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Friday, March 11, 2011

USDA’s Proposed Rule on Livestock and Poultry Marketing Practices

Joel L. Greene
Analyst in Agricultural Policy

On June 22, 2010, the U.S. Department of Agriculture’s (USDA’s) Grain Inspection, Packers and Stockyards Administration (GIPSA) published a proposed rule on the implementation of regulations dealing with livestock marketing practices as mandated by the 2008 farm bill (P.L. 110-246). The proposed rule adds new details to the implementation of the Packers and Stockyards Act of 1921 (P&S Act) to clarify conduct that violates the P&S Act. The P&S Act regulations are used by USDA to ensure fair competition in livestock and poultry markets. USDA is now reviewing public comments in preparation for issuing a final rule.

In what some see as a major change from current practice, GIPSA proposes that a violation of the P&S Act does not require a finding of “harm or likely harm to competition.” The proposed rule sets criteria for unfair, discriminatory, and deceptive practices, and covers undue or unreasonable preference or advantages that violate the P&S Act. Lastly, the proposed rule includes arbitration provisions to ensure that contract growers have the opportunity to participate in meaningful arbitration and the right to decline arbitration.

During congressional debate on the 2008 farm bill, some advocates proposed that a competition title be added to the farm bill to address perceived anticompetitive market behavior by large meat and poultry processing companies. Then and now, advocates for stronger anticompetitive measures contend that, because of substantial market consolidation over the past several decades, meat packers and poultry processors wield considerable market power over individual producers when negotiating contracts. Others argue that consolidation occurred in previous decades and has stabilized in recent years, bringing with it efficiencies that benefit producers and consumers alike.

A competition title was not passed, but the enacted farm bill included new provisions that amend the P&S Act to give poultry and swine growers the right to cancel contracts, require the clear disclosure by poultry processors to growers of additional required capital investments, set the choice of law and venue in contract disputes, and give poultry and swine growers the right to decline an arbitration clause that requires arbitration to resolve contract disputes.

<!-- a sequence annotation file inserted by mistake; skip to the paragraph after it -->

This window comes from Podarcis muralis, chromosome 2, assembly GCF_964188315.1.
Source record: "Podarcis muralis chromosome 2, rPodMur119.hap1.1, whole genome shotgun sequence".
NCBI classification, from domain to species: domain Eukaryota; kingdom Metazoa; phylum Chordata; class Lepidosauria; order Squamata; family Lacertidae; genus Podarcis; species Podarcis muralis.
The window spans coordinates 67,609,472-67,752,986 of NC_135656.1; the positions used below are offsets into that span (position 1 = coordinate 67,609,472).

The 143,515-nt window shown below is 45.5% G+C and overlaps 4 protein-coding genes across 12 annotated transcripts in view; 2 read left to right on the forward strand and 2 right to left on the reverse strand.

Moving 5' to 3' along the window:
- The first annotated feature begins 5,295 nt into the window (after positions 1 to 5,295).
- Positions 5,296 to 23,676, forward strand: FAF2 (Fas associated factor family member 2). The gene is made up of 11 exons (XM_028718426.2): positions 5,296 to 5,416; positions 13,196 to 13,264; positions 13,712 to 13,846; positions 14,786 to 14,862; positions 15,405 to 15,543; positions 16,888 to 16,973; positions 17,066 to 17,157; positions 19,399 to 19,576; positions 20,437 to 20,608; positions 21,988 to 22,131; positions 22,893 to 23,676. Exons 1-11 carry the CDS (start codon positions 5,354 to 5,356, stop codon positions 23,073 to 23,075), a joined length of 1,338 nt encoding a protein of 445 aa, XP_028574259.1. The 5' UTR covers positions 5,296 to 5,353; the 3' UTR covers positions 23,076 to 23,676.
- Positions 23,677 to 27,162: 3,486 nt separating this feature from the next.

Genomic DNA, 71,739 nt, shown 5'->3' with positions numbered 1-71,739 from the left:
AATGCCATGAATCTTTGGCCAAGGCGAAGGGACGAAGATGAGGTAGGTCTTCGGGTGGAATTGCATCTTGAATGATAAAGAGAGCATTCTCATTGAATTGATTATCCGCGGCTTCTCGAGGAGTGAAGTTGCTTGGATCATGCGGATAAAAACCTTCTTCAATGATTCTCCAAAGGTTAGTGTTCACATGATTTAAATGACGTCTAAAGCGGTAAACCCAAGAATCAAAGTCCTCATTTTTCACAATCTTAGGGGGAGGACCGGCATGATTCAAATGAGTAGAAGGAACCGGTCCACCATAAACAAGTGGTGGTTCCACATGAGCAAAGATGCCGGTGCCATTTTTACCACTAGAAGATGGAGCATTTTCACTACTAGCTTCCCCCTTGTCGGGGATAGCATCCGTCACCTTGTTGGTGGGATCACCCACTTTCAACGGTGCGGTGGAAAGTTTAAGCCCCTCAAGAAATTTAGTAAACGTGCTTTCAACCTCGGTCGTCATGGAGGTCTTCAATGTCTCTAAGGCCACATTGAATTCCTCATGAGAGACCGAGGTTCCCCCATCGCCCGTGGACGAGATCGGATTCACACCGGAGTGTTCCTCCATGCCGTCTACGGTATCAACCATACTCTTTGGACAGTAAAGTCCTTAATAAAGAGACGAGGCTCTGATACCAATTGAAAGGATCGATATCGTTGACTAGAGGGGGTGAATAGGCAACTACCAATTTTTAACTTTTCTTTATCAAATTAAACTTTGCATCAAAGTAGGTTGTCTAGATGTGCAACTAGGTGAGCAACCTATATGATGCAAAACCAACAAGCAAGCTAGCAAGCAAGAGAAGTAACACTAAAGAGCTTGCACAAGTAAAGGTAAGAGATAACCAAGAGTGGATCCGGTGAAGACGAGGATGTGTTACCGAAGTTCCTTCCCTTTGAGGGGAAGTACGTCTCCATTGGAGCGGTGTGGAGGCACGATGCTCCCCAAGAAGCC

Proponents of the proposed rule argue that the P&S Act has not lived up to its potential because rules have not been properly promulgated over the years and courts have incorrectly interpreted it. According to proponents, the proposed rule will bring fairness to contracts and reshape interactions between producers and large meat packers and processors. Opponents argue that the proposed rule goes far beyond the intent of Congress in the 2008 farm bill, particularly the proposed criteria for violating the P&S Act. Critics expect the rule to greatly alter how business is currently conducted to the detriment of producers, consumers, and the industry. Critics also say the proposed rule will result in increased litigation. In addition, one of the primary complaints by opponents of the proposed rule was that it lacked rigorous impact analysis that would uncover severe economic consequences.

USDA has not provided a specific timeframe for finalizing the proposed rule. Media reports have speculated that it will take several months to process the public comments, and a more thorough economic analysis as promised by USDA would also likely take a few months to complete. Last year, some Members of Congress commented on the proposed rule, and there may be considerable interest in the 112
th Congress to further examine USDA’s intent and implementation of the proposed rule.

Date of Report: March 8, 2011
Number of Pages: 30
Order Number: R41673
Price: $29.95

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